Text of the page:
Answering Questions

Matt asked a lot of good questions in the comments about yesterdays post on the automation tools I wrote last week. Instead of answering in comments, I thought I'd just write a whole new post.


Disregarding implementation details, how would you design a way to automate the results of your testing program?
I read your Test Automation Article and the best way to automate the verification would be to use a 'visual comparison tool'.
Say you had such a tool. Forgetting implementation, what would this tool do here? Your Automation article says visual comparison tools just compare against a master image, but is that a plausible verification?

Yeah, since I'm working with graphical drawing output, you'd have to use some kind of tool to determine if the drawing is right or not. I do have such a tool, but decided not to use it because the return on investment isn't there in this case. This hits on one of the key problems with automated testing and verification. The actual automated part of the testing isn't very good at finding new bugs. In order to verify the results of the automation you need an expected result. And mostly the only way to get an expected result is to do it by hand (or at the very least do it as you develop the automation.)

In this case I would need to run through the automation once. Verify that all the output is correct the first time, use those images as masters, then on future automation runs compare the output against the masters and fail if they don't match. The tricky part about this is you need a working stable system before you can bring the automation online. The system I'm working on now is not that, improvements are made every day that change the output.

So here's that key problem about automated testing. Automation is great at finding regressions, but is not very good at extending your test coverage to find new bugs. Or more accurately, it's hard to design automation so that it saves you time in extending that coverage. It will always cost more to build automation to extend coverage then it does to just test those new things by hand. Where you save time is if you need to test that extended coverage over and over again, automation is great at that.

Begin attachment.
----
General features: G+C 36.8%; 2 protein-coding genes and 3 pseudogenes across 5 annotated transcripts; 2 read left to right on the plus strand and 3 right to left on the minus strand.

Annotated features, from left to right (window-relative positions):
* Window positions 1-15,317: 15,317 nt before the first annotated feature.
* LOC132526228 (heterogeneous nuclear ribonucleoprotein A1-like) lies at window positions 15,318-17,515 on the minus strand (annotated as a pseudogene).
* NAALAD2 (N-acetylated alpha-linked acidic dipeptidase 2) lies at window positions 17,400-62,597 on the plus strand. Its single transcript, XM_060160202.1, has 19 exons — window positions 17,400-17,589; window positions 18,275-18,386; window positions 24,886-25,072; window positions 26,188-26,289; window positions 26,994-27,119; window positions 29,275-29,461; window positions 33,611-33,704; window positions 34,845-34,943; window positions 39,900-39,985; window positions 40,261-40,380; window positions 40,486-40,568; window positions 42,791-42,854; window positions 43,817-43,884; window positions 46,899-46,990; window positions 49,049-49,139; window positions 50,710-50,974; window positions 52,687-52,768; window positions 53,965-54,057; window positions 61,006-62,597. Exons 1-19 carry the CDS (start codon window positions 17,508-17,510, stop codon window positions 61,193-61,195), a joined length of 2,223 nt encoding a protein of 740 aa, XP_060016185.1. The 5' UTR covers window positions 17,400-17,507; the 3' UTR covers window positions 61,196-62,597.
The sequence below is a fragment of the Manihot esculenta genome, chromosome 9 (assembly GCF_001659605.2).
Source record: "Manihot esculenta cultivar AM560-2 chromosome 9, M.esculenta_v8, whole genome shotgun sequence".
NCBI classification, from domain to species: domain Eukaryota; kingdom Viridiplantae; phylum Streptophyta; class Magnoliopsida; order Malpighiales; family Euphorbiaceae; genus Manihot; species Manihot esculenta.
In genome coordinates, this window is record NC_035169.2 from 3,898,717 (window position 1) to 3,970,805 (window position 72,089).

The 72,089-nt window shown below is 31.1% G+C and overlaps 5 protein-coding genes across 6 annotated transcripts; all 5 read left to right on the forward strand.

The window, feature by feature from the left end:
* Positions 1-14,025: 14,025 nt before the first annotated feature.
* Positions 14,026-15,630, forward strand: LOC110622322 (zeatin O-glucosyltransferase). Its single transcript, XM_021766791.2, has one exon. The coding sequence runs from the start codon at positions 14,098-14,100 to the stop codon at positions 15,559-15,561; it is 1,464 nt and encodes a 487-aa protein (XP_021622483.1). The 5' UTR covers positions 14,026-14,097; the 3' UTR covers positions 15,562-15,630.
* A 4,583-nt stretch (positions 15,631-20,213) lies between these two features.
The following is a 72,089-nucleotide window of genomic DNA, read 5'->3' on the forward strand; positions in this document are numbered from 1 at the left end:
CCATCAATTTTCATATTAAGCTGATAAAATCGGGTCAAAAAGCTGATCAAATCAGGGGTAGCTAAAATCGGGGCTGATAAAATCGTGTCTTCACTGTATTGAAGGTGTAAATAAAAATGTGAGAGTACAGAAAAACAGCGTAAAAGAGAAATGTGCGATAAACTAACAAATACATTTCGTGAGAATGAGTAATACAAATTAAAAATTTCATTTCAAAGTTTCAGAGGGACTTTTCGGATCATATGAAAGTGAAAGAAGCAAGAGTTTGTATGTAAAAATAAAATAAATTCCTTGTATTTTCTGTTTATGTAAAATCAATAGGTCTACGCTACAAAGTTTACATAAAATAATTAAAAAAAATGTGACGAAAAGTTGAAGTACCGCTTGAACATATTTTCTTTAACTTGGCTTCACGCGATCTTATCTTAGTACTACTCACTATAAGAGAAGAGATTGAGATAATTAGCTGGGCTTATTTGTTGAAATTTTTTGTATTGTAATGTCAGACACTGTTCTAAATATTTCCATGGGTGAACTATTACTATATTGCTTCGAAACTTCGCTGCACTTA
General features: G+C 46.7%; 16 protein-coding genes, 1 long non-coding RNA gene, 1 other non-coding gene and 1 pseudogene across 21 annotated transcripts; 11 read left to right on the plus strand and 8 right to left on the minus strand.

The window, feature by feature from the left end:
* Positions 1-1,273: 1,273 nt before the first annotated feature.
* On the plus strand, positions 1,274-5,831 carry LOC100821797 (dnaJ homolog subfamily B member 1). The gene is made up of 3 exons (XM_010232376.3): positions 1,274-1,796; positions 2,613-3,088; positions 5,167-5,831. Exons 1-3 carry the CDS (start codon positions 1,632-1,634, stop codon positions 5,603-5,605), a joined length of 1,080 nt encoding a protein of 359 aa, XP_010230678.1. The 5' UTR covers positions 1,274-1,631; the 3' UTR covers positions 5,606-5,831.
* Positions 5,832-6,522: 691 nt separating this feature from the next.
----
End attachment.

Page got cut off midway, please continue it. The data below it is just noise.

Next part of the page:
In this case automation allows me to extend coverage easily and quickly, as long as I do the verification by hand. If I tried to use automated verification the system would cost more in maintenance time then it would save in testing time. Remember, when and how to build automation is all about return on investment. It's about making you more efficient in your testing, and everything should be measured with that bar.

But wait, there's more:

My guess as to the only proper tool that verifies correctly is one that uses a mix of computer vision and artificial intelligence. The computer vision code will find objects within the image, and the AI code will construct a neural net and back prop from the expected positioning of the objects and calculate the offset of the perceived objects.
Do you think computer vision and AI are the proper computer science concepts to use for automated verification?

I think you're on the right track here. Some of the more advanced tools I've seen do things similar to this, but none have been able to remove the need for a master image/expected result. You can take an image, and pull elements out of that image, then compare those elements against elements in your master to reduce some of the problems inherent in testing - but trying to do it without something to compare to is a whole different world.

If I were going off to school to get a PhD in Computer Science this is the kind of thing I'd be thinking about for my doctoral thesis. And if at the end of that long, grueling process I had something that sort of, kind of worked in controlled circumstances I'd feel really good about myself.

Needless to say, I view this as an incredibly hard problem. That said, if someone can solve it I'd be wonderfully grateful - they'd be making a huge advance in software testing.